If you’re reading this, odds are that you’re familiar with the Global Positioning System (GPS). And odds are that you use it on a daily basis, whether it’s your phone’s turn-by-turn directions or the mapping system in your car. But while we’ve all become accustomed to GPS, how much do you really know about it? What you may not have heard of, however, is Galileo. The Galileo satellite navigation system was created by the European Union.
Like its counterparts GPS and Glonass, it also provides accurate positioning and timing information to users worldwide. It’s the new kid on the block in terms of satellite navigation but crucially it’s also one of the cornerstones of Europe’s innovation capacity. Galileo is an important component of the European Union’s technological and scientific strategy and it has invested over €11 billion in its development.
Galileo – “The European GPS” Overview
- European system
- Increased accuracy & enhanced navigation
- Autonomous & interoperable with both GPS and GLONASS
- Controlled by civilians
- Open Service – available to everybody
- Enhanced Search & Rescue Capabilities
- Encrypted government functions
What exactly is the Galileo satellite?
Galileo is the first European satellite navigation system, which aims to provide a highly accurate, guaranteed global positioning service under civilian control. It will offer global coverage, reliability, and performance for civil, security, economic and scientific applications. It was developed and built by the European Space Agency (ESA), with the first satellite, Galileo IOV-1, having been launched into orbit on 21 October 2011 using a Soyuz ST-B/Fregat-MT rocket.
The project, which is funded and run by the European Union, began in 2003 with an initial budget of €3 billion. It will be fully interoperable with the GPS (US) and GLONASS (Russian Federation) constellations.
Why does the EU need Galileo?
This is a good question, particularly, as they continue to have access to both the ey.
Fitness – wearable technology can provide you with the distance of your run, the time it took, and even the number of calories that you’ve consumed.
Financial – businesses can check and verify financial transactions in milliseconds.
Entertainment – a number of games and activities utilize the technology in order to provide a better gaming experience. Geocaching is a prime example of a location-based activity. You can check out our easy geocaching guide here.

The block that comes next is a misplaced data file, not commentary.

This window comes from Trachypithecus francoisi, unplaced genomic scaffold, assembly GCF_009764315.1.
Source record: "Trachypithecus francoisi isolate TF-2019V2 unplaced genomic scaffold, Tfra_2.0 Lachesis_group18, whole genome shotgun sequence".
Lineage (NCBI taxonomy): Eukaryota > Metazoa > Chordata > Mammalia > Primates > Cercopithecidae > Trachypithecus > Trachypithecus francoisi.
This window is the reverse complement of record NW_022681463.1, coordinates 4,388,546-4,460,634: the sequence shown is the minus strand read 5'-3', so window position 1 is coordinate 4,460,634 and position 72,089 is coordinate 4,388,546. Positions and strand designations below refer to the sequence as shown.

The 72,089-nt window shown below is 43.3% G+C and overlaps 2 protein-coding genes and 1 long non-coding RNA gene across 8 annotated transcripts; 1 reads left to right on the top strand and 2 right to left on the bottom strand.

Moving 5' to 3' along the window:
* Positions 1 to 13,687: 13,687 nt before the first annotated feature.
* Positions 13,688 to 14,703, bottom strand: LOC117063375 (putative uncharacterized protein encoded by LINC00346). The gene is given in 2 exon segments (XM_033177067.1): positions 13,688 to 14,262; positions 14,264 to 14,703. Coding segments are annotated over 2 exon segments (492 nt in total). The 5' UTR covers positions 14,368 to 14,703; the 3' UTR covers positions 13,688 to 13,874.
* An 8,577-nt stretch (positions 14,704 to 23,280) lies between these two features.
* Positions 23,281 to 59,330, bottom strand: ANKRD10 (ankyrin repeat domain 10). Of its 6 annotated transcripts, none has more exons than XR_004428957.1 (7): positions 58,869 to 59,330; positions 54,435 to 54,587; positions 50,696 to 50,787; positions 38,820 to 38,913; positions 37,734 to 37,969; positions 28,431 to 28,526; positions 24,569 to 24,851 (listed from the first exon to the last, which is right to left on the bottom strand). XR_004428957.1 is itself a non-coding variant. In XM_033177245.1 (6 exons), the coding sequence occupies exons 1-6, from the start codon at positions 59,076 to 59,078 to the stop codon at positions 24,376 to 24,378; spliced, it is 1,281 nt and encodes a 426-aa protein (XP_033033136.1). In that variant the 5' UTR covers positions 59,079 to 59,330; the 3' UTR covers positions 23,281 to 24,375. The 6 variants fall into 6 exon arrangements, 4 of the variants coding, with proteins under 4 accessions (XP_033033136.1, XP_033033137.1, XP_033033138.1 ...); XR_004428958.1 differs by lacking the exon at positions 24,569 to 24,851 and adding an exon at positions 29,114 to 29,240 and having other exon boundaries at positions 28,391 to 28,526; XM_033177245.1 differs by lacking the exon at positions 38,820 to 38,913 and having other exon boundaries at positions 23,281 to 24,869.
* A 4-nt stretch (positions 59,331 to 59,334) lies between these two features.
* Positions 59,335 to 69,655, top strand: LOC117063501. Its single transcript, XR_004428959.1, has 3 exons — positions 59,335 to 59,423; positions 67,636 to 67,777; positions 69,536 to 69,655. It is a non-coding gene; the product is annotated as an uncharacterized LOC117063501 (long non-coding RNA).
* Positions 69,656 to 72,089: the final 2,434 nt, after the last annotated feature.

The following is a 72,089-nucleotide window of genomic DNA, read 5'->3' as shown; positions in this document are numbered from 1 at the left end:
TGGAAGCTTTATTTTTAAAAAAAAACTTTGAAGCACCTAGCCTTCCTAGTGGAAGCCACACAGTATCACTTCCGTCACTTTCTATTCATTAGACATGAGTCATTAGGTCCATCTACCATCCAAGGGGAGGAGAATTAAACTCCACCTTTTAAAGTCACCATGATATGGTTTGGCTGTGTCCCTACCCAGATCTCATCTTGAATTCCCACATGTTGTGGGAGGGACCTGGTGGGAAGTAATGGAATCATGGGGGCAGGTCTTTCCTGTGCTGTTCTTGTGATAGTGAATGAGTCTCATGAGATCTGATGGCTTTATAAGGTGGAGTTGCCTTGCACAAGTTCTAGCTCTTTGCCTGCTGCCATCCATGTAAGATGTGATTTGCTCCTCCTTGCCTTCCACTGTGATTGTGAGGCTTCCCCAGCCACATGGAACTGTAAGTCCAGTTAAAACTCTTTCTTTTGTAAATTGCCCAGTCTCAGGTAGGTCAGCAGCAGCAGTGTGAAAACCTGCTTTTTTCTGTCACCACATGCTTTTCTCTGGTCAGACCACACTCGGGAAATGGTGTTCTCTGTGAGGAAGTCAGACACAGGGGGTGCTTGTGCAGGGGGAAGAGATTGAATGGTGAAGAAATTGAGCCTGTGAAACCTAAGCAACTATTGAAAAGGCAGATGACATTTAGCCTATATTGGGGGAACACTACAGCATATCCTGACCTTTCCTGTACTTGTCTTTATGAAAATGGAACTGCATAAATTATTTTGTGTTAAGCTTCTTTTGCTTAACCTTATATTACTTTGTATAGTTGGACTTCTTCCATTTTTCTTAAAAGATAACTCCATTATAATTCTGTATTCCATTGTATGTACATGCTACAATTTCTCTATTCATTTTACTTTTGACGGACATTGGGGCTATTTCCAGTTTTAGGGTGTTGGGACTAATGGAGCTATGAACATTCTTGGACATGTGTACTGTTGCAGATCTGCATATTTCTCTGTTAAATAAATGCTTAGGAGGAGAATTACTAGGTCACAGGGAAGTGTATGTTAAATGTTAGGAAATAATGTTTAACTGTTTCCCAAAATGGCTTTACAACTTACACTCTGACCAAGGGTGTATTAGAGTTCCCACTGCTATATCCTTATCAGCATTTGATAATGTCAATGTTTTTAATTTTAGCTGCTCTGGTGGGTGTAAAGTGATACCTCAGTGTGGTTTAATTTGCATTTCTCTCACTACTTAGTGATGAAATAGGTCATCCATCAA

Emergency Services – the technology enables emergency responders the ability to find with pinpoint accuracy somebody in trouble. This enables them to trigger a (hopefully!) successful rescue on land or on the sea.
Tracking Capabilities – businesses can monitor and check the location of their fleets of vehicles in real-time thus ensuring efficiency and the safety of their employees.
Huge parts of the economy rely upon accurate satellite navigation in order for their businesses to function effectively. The EU estimates that 7% of their economy depends on some form of GPS and that the industry will be worth around €250 billion a year by 2022. These are huge numbers and in this context, it becomes pretty obvious why Europe has continued to develop and fund this technology.
By developing its own satellite constellation the EU can become independent of other positioning services. It will no longer need to wholly rely upon GPS and Glonass. Other countries have also taken this route, albeit, perhaps for some different reasons to the EU.
India undertook to develop its own system after access to the GPS data was denied to them during an incident in the the Kargil region in 1999. This spurred them on to speed up and progress with their IRNSS project. This has provided India with the ability to monitor their entire country in addition to a 1500 km radius beyond their borders.
A recent report by the European Space Agency (ESA) has claimed that the Galileo satellite system is now more accurate than the current GPS system. This is backed up by a recent study that concluded that Galileo was shown to improve positioning accuracy by over 29%. This improvement can be explained by the satellites orbiting at a further distance from the earth than GPS or Glonass.
This enables Galileo to provide better accuracy when you are located closer to the North or South poles, but also if you are surrounded by taller buildings or overgrowth. Densely populated urban areas, in particular, will benefit from this improvement in precision.
How many satellites are in the Galileo constellation?
There are 24 active satellites with an additional 6 spare satellites providing backup. This, therefore, makes 30 in total orbiting the earth at over 23,000 km away.
Search & Rescue Service (SAR)
The Galileo search and rescue (SAR) service is an essential part of the Galileo system. It is designed to detect and locate distress signals from emergency beacons carried by aircraft, vehicles, and vessels, and to enable a response by local authorities. The system can locate emergency beacons and then forward the navigation signals via a geostationary satellite to the ground-based rescue and coordination centres.